Where human relations departments exist as individual bodies within an organization, they facilitate communication between line managers and their employees. You can think of human relations staff as negotiators, rather than disciplinarians. Human relations managers work to develop and implement strategies that boost morale, like:

  • Designing better benefits packages: Human relations executives stay on top of industry benefits trends and look at packages offered by competitors to build better benefits programs for employees.
  • Solving conflicts: Human relations personnel regularly resolve conflicts between peers and between managers and their employees.
  • Representing employees: Members of a company’s human relations department can act as neutral third party witnesses during negotiations. They can also represent employees at board meetings and union conferences.
  • Fostering diversity: Human relations managers pore over and modify company recruitment policies to ensure that they’re inclusive.

What does a people operations department do?

A people operations department isn’t the same as a human resources department, but it does incorporate all the responsibilities of an HR department. Instead of pigeonholing employees and applying a set of standardized policies across the board, people ops staff work with each person on an individual basis. People ops department responsibilities include:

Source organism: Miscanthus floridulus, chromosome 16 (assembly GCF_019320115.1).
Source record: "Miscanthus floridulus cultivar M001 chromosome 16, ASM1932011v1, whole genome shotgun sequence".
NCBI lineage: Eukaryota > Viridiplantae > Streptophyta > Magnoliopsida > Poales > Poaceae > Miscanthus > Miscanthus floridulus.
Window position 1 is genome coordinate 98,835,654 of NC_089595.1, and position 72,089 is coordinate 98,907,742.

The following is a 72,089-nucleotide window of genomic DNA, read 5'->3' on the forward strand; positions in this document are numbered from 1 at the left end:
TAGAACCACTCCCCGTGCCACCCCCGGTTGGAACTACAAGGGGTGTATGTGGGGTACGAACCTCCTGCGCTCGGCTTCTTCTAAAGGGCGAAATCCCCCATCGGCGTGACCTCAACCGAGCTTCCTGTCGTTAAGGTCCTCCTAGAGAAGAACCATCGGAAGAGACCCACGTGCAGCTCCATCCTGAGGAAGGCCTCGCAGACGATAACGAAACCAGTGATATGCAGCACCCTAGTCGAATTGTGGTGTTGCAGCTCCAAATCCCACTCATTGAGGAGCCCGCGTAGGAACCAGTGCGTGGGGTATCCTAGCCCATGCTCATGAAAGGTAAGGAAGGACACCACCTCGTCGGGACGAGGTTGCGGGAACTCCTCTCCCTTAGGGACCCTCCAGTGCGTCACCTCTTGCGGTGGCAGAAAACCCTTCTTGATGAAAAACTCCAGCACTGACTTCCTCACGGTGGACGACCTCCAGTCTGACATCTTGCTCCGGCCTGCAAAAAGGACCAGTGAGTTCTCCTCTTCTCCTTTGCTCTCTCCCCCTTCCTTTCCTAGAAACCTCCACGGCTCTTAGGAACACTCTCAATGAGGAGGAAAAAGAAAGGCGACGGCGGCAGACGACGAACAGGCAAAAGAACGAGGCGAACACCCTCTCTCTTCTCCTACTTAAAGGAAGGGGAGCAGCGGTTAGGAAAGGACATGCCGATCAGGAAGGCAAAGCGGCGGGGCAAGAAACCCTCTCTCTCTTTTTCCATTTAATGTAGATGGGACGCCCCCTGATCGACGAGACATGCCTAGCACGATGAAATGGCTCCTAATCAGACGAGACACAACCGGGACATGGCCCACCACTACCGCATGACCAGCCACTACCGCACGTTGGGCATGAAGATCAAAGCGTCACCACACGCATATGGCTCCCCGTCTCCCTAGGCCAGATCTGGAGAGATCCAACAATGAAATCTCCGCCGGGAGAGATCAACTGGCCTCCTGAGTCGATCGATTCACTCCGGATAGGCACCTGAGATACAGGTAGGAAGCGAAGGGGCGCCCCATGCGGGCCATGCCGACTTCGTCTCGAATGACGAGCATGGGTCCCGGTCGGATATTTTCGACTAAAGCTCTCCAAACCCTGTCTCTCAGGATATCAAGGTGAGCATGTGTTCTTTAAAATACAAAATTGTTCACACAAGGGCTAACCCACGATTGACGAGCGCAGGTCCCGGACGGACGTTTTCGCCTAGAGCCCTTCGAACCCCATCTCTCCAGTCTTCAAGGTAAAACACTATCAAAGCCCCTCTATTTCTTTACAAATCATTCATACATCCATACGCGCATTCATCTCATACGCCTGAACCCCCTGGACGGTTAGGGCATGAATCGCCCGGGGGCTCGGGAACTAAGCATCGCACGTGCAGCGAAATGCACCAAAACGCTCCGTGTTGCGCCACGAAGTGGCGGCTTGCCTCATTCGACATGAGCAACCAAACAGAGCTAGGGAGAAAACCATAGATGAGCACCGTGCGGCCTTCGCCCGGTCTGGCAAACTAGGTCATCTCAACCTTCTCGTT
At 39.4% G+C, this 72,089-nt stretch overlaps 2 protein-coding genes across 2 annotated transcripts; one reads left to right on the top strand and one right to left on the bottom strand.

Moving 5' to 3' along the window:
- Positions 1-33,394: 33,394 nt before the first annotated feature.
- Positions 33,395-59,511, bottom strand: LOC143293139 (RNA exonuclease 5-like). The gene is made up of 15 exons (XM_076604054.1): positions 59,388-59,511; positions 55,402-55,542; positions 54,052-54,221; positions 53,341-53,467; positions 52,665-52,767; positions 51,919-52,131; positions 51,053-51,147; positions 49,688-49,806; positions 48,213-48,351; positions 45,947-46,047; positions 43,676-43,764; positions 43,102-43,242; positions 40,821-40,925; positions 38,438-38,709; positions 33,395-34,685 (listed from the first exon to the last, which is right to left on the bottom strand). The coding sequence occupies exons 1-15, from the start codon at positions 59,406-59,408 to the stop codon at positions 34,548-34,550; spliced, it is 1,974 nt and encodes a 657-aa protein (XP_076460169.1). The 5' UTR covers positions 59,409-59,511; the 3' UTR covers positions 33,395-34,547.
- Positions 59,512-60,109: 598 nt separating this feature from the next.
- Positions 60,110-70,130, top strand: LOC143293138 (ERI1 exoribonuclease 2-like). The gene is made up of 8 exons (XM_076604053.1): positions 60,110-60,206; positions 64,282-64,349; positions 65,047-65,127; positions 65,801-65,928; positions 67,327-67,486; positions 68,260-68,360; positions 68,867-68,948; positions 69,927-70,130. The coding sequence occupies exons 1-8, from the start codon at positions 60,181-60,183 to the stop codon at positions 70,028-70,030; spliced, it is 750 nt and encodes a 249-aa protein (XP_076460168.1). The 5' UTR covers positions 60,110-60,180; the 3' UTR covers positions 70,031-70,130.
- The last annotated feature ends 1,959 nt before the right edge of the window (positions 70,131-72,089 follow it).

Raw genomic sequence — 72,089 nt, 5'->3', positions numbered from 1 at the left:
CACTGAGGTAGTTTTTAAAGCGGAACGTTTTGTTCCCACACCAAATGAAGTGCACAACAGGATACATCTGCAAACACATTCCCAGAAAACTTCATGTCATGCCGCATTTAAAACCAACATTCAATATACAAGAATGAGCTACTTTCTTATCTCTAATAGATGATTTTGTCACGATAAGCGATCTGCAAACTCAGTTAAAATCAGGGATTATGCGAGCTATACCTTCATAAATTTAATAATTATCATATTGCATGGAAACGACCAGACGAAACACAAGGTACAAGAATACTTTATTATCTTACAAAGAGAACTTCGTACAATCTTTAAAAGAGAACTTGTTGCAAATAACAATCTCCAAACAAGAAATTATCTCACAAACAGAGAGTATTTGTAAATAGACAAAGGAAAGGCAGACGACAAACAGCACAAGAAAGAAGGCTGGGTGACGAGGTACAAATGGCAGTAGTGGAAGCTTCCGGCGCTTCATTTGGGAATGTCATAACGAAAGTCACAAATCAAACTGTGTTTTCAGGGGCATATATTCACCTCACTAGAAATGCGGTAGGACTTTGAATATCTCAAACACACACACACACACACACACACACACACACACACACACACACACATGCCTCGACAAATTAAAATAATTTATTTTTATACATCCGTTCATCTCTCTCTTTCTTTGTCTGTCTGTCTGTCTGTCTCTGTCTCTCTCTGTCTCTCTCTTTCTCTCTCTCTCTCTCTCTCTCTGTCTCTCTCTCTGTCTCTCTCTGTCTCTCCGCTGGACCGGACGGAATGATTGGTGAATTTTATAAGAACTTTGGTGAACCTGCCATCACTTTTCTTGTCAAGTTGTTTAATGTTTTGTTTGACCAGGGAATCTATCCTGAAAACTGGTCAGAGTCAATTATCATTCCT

• Modernizing outdated HR systems: People ops managers make sure applicant tracking and payroll systems stay up to date.
  • Treating employees like customers: From a people ops point of view, employees are a company’s most precious asset—so they need to be taken care of.
  • Supporting employees: Each employee received a completely personalized experience in the workplace. Training opportunities, wages and hours are all flexible and negotiable.
  • Developing company culture: When employees feel proud of and loyal to their employers, staff turnover decreases and productivity increases.

Do you need all three departments at your business?

Most companies don’t need three independent people management departments. Instead, they benefit from solid, well-conceived people ops departments. Standard HR tasks, like payroll and benefits, get subsumed into employee-focused teams. Some processes remain automated, while others are transformed by human involvement.


Businesses sometimes try to revamp their existing HR departments by implementing human relations and people ops-style policies on top of existing human resources frameworks. This approach saves money, but unfortunately, it rarely creates true systemic change because it doesn’t dismantle the inherent bureaucracy of a traditional HR department. The extra investment and time needed to completely revamp a business’s approach to personnel management tends to pay off in the end.


Recapping people management

Traditional HR departments put people in categories and apply a standard set of procedures to each group. Human relations professionals resolve conflict in the workplace, represent employees at meetings and encourage diversity in the workplace. People ops managers deal with employees as individual people, rather than human capital units.


In the end, the right personnel management strategy for your company will depend on several factors, including how many people you employ and how much time you have to devote to employee development. One thing is for sure, though: The happier your employees, the more productive they’ll be—and a productive workforce leads to company success.